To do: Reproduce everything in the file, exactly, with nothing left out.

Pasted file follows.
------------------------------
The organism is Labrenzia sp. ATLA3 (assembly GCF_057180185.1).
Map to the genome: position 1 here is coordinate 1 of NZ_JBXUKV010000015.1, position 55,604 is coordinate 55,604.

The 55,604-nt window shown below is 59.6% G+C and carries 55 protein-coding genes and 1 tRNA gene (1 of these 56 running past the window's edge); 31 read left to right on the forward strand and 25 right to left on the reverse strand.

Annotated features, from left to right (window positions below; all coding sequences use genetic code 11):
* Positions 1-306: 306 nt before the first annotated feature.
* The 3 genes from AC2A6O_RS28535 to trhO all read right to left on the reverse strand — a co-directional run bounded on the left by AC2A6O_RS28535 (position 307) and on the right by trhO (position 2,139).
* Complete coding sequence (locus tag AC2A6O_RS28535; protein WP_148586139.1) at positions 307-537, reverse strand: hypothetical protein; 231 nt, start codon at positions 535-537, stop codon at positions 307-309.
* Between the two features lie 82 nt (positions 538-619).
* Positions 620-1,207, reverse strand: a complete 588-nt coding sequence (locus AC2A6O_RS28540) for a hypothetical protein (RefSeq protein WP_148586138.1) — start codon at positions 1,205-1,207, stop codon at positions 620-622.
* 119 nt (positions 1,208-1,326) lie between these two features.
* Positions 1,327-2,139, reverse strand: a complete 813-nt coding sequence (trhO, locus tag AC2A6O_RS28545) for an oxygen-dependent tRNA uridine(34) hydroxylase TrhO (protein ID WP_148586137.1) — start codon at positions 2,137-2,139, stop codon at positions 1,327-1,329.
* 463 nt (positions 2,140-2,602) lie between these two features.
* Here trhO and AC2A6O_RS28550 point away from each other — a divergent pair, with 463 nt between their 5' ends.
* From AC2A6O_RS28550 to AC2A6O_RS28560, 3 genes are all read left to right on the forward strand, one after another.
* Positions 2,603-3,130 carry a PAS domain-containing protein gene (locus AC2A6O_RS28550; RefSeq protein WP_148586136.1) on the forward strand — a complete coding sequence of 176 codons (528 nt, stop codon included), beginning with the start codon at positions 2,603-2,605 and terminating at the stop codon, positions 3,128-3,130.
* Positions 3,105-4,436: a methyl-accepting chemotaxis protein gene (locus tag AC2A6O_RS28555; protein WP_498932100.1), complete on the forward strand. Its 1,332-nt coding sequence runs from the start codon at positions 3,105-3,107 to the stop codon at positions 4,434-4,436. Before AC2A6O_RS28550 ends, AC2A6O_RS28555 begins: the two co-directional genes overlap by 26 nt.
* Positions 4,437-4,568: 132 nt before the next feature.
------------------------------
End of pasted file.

The organism is Labrenzia sp. ATLA3 (assembly GCF_057180185.1).
Map to the genome: position 1 here is coordinate 1 of NZ_JBXUKV010000015.1, position 55,604 is coordinate 55,604.

The 55,604-nt window shown below is 59.6% G+C and carries 55 protein-coding genes and 1 tRNA gene (1 of these 56 running past the window's edge); 31 read left to right on the forward strand and 25 right to left on the reverse strand.

Annotated features, from left to right (window positions below; all coding sequences use genetic code 11):
* Positions 1-306: 306 nt before the first annotated feature.
* The 3 genes from AC2A6O_RS28535 to trhO all read right to left on the reverse strand — a co-directional run bounded on the left by AC2A6O_RS28535 (position 307) and on the right by trhO (position 2,139).
* Complete coding sequence (locus tag AC2A6O_RS28535; protein WP_148586139.1) at positions 307-537, reverse strand: hypothetical protein; 231 nt, start codon at positions 535-537, stop codon at positions 307-309.
* Between the two features lie 82 nt (positions 538-619).
* Positions 620-1,207, reverse strand: a complete 588-nt coding sequence (locus AC2A6O_RS28540) for a hypothetical protein (RefSeq protein WP_148586138.1) — start codon at positions 1,205-1,207, stop codon at positions 620-622.
* 119 nt (positions 1,208-1,326) lie between these two features.
* Positions 1,327-2,139, reverse strand: a complete 813-nt coding sequence (trhO, locus tag AC2A6O_RS28545) for an oxygen-dependent tRNA uridine(34) hydroxylase TrhO (protein ID WP_148586137.1) — start codon at positions 2,137-2,139, stop codon at positions 1,327-1,329.
* 463 nt (positions 2,140-2,602) lie between these two features.
* Here trhO and AC2A6O_RS28550 point away from each other — a divergent pair, with 463 nt between their 5' ends.
* From AC2A6O_RS28550 to AC2A6O_RS28560, 3 genes are all read left to right on the forward strand, one after another.
* Positions 2,603-3,130 carry a PAS domain-containing protein gene (locus AC2A6O_RS28550; RefSeq protein WP_148586136.1) on the forward strand — a complete coding sequence of 176 codons (528 nt, stop codon included), beginning with the start codon at positions 2,603-2,605 and terminating at the stop codon, positions 3,128-3,130.
* Positions 3,105-4,436: a methyl-accepting chemotaxis protein gene (locus tag AC2A6O_RS28555; protein WP_498932100.1), complete on the forward strand. Its 1,332-nt coding sequence runs from the start codon at positions 3,105-3,107 to the stop codon at positions 4,434-4,436. Before AC2A6O_RS28550 ends, AC2A6O_RS28555 begins: the two co-directional genes overlap by 26 nt.
* Positions 4,437-4,568: 132 nt before the next feature.